If you don’t believe me, just take a look at this graph comparing the pre and post-tax poverty rates in three Scandinavian countries to the pre and post-tax poverty rate in the United States. While Finland, Denmark, and Sweden all have pre-tax poverty rates that are about the same as ours, their post-tax poverty rates are much, much lower. The reason why? Easy -- Finland, Denmark, and Sweden, all have social welfare systems that actually work to reduce poverty, compared with the dysfunction system we have here in the U.S.

Poverty in America has deep roots and is the source of pretty much every other social problem in this country. But luckily for us, the solution to this country’s poverty problem is actually pretty simple.

If we want to make good on the promise of the American Dream and make sure that poverty is a thing of the past or least significantly reduced, we need to start doing right now what countries in Scandinavia have been doing for decades: redistributing wealth from those on the top to those on the bottom.

We do this already with the skimpy social safety we already have, but that social safety net has been on the chopping block since the Reagan era, and barely scratches the surface of what we need to do to ensure a basic standard of living for all Americans.

To paraphrase JFK once again, while a rising ride lifts does lift all boats, it only does so when everyone has a boat. Millions of Americans have been struggling for decades to survive on creaky, sinking boats, or treading water with a piece of driftwood. Let’s give them new boats. Let’s expand the social safety net.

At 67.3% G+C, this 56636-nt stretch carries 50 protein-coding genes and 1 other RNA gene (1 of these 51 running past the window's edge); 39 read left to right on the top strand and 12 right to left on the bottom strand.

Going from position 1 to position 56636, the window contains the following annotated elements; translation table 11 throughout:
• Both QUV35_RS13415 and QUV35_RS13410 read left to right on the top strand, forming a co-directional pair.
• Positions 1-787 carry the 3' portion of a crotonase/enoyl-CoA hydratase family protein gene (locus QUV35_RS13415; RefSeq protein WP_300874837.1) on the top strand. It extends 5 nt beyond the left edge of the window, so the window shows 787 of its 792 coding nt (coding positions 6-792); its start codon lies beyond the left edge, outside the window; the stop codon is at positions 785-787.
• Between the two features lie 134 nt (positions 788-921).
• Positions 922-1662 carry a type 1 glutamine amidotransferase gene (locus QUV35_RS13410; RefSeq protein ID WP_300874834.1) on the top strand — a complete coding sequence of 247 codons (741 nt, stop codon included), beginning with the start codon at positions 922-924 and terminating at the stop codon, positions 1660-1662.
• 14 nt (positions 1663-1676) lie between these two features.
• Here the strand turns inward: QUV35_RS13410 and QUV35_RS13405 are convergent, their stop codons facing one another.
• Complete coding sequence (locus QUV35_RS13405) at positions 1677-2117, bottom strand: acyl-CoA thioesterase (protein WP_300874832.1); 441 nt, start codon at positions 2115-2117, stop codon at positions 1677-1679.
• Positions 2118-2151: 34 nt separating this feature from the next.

Comments

mathboy's picture
mathboy 5 years 26 weeks ago
#1

If not everyone has a boat, that doesn't mean boats aren't lifted, I would phrase it as "A rising tide lifts all boats, but not everyone has a boat."

Maggie72's picture
Maggie72 5 years 26 weeks ago
#2

Many poor people would be more than grateful to pull themselves up by their bootstraps as Paul Ryan and Co. would have them do. However, I would gladly tell Ryan that it is impossible to do so if one lacks boots. The "I've got mine, to hell with you" attitude is pervasive in the US today which is both morally wrong and dangerous. Any society which refuses to care for its most vulnerable is a society on the decline.

Aliceinwonderland's picture
Aliceinwonderland 5 years 26 weeks ago
#3

Thank you, Maggie. Whatever, "Mathboy". - AIW

stecoop01's picture
stecoop01 5 years 26 weeks ago
#4

Not only do too many people not have any "boats", too many people are being forced to give their meager boats to those with bigger boats. Inflation, tax increases, debt collection fraud, illegal foreclosures, bizarro court rulings favoring big corporations, and laws favoring the filthy rich are taking fleets of boats away from those who are already barely afloat. (I think this metaphor has gone far enough.) The rich are screwing the poor!!!

The legend goes that, when Marie Antoinette was told that the people couldn't afford to buy bread, she responded, "Let them eat cake". Soon after, the French Revolution started, with bloody consequences.